Well, the world didn’t end today (not yet) but 2012 was the end of the line for many historic and architecturally significant buildings here in the Hudson Valley.
The Hudson River Valley is designated a National Heritage Area. We encourage visitors to see our nationally-significant historic sites and to stroll and shop on the Main Streets lined with handsome architecture in our picturesque river towns.
Thanks to Tom Rinaldi for the photograph above and for a few other images below.
Yet, developers and community governments continue to wage battle against our historic buildings. Millions of dollars in public money, and even more from private developers, were spent this year to remove significant buildings from the Hudson River Valley landscape. I cannot help but think how nice it would be if even a percent of some of that money was spent to preserve some of these now-lost structures.
The tale of loss is told year after year at the Hudson Valley Demolition Alert, but the losses seem to sting especially hard this year. The roster of the demolished follows in chronological order.
Mid-19th century brick mansion
Demolition date unknown, but brought to our attention in 2012
A fine old brick mansion near the tip of Verplanck’s Point. Abandoned for some time, and then boarded up by 2009. I found its site to be an empty lot in early 2012.
Middle Hope Drive-In Theater
Middle Hope, NY
Demolished Winter 2011/2012
One of the handful of remaining drive-in movie theaters in the Hudson Valley survived with its projection building and speaker poles as well as its screen. Long after it closed in 1987 attempts to revive the Middle Hope Drive-In Theater were not approved, perhaps due to traffic concerns on this busy stretch of narrow road. Yet a huge gas station and food mart opened on the site in 2012 following the demolition of the concession building and screen, which could have been preserved as its site was not occupied by the new construction.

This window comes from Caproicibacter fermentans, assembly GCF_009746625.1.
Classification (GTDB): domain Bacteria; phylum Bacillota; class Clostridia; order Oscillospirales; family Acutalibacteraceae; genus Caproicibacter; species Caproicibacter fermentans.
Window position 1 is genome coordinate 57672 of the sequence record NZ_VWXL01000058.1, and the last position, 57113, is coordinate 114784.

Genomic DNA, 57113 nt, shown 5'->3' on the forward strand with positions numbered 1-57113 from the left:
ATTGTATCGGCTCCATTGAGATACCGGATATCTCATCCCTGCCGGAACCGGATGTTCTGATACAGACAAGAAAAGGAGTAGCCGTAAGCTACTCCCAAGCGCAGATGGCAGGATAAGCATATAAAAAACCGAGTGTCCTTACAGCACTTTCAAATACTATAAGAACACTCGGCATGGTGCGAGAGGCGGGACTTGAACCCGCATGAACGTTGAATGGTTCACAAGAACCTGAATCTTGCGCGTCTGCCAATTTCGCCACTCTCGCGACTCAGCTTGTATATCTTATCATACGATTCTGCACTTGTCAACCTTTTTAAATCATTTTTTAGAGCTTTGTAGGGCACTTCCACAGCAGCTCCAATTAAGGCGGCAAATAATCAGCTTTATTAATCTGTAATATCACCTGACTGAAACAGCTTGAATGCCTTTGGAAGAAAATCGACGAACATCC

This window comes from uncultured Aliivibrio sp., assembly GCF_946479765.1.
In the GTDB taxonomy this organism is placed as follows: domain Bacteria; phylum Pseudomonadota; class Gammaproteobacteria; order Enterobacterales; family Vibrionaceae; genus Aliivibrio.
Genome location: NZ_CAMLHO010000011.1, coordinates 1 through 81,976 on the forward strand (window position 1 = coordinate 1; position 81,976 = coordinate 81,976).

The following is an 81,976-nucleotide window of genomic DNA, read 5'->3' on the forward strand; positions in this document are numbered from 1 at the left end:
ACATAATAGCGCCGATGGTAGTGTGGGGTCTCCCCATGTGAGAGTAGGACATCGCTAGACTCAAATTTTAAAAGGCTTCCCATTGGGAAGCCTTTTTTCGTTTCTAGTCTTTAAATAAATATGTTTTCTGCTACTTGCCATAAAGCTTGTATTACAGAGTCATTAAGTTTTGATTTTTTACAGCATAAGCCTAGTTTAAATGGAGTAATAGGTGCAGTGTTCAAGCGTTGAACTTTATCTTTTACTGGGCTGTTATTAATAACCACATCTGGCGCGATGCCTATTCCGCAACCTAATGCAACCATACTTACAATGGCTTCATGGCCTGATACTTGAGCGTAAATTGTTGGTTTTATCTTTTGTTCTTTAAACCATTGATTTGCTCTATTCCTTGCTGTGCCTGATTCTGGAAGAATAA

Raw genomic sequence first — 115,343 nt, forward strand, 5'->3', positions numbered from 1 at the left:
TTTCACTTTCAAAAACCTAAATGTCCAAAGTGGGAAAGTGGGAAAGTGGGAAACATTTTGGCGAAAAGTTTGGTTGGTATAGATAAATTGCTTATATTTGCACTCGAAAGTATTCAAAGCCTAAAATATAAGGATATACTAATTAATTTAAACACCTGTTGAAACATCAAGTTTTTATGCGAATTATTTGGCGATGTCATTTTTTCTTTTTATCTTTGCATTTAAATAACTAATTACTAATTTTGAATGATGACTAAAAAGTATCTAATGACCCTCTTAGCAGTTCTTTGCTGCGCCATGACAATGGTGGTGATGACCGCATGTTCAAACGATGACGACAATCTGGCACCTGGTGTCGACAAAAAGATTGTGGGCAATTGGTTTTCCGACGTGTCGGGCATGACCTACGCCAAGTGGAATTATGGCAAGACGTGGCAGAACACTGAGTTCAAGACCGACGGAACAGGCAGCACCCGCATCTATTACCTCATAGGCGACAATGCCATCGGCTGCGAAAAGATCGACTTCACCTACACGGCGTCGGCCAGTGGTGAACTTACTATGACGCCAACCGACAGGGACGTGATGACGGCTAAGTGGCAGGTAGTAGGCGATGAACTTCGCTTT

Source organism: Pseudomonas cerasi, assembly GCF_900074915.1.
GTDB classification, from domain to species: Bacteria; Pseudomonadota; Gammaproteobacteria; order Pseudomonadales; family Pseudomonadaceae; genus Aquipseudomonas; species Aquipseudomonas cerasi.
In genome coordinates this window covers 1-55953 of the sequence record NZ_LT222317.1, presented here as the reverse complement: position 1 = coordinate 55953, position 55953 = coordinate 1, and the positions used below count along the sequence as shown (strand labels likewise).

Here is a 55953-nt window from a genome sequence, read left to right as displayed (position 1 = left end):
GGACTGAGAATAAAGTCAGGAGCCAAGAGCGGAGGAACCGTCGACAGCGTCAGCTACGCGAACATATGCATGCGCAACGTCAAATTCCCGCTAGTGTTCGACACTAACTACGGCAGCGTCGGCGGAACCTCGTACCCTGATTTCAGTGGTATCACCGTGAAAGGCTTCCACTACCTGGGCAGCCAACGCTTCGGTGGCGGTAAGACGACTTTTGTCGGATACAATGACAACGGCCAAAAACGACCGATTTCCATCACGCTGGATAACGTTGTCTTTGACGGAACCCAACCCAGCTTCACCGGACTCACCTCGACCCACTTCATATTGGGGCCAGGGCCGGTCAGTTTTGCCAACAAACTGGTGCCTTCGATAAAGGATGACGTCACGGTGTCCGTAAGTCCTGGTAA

Fresh Air Home, St. John the Divine
Tomkins Cove, NY
This Shingle-style building was allowed to decay to the point of collapse. It was entirely demolished in late 2011 or early 2012.
Lebanon Springs Union Free School
New Lebanon, NY
Demolished February 2012
Listed on the National Register of Historic Places and still owned by the New Lebanon School District, the Union Free School was demolished in February 2012. Admitting to not having any engineering knowledge, District Superintendant Karen McGraw nevertheless stressed a fear of the building’s collapse as the reason it should be demolished. It is a typical tale when a public or government agency refuses to spend any money for building maintenance, but when it seems like a brick is about to pop loose, there is money available for the building’s demolition.
19 Livingston Avenue
Dobbs Ferry, NY
Demolished April 2012
This ca. 1850 mansion recently was the home of the popular restaurant/catering hall known as Rudy’s Beau Rivage. Rudy’s closed in 2009 and it seemed that a new business, to be known as Windows on the Hudson, would open in the renovated mansion. The renovation project stalled and then it became a demolition site.
New York Central – Putnam Division Railroad Station
Demolished May 9, 2012
Originally built in Briarcliff Manor, this humble yet handsome wooden station was moved a few miles north to the hamlet of Millwood when Walter Law built a new station for his Briarcliff Lodge hotel in the early 1900s. Rendered obsolete when the Putnam Division ceased to operate, the building was abandoned and later was acquired by the owner of the adjacent lumberyard. Given an ultimatum by a Village Task Force to renovate or remove the historic station building, the owners demolished it. Perhaps ownership of the structure could have been transferred to Westchester County, which owns land a short distance away where the building could have been moved to and where it could have housed services for a walking and biking path in place of the former railroad right-of-way. About the same time the Millwood station was demolished, a similarly neglected and perhaps even more-rotted station in Hopewell (Dutchess County) was restored.
Rock Hill Lodge / Holland Sporting Club
Mohegan Lake, NY
Demolished July 2012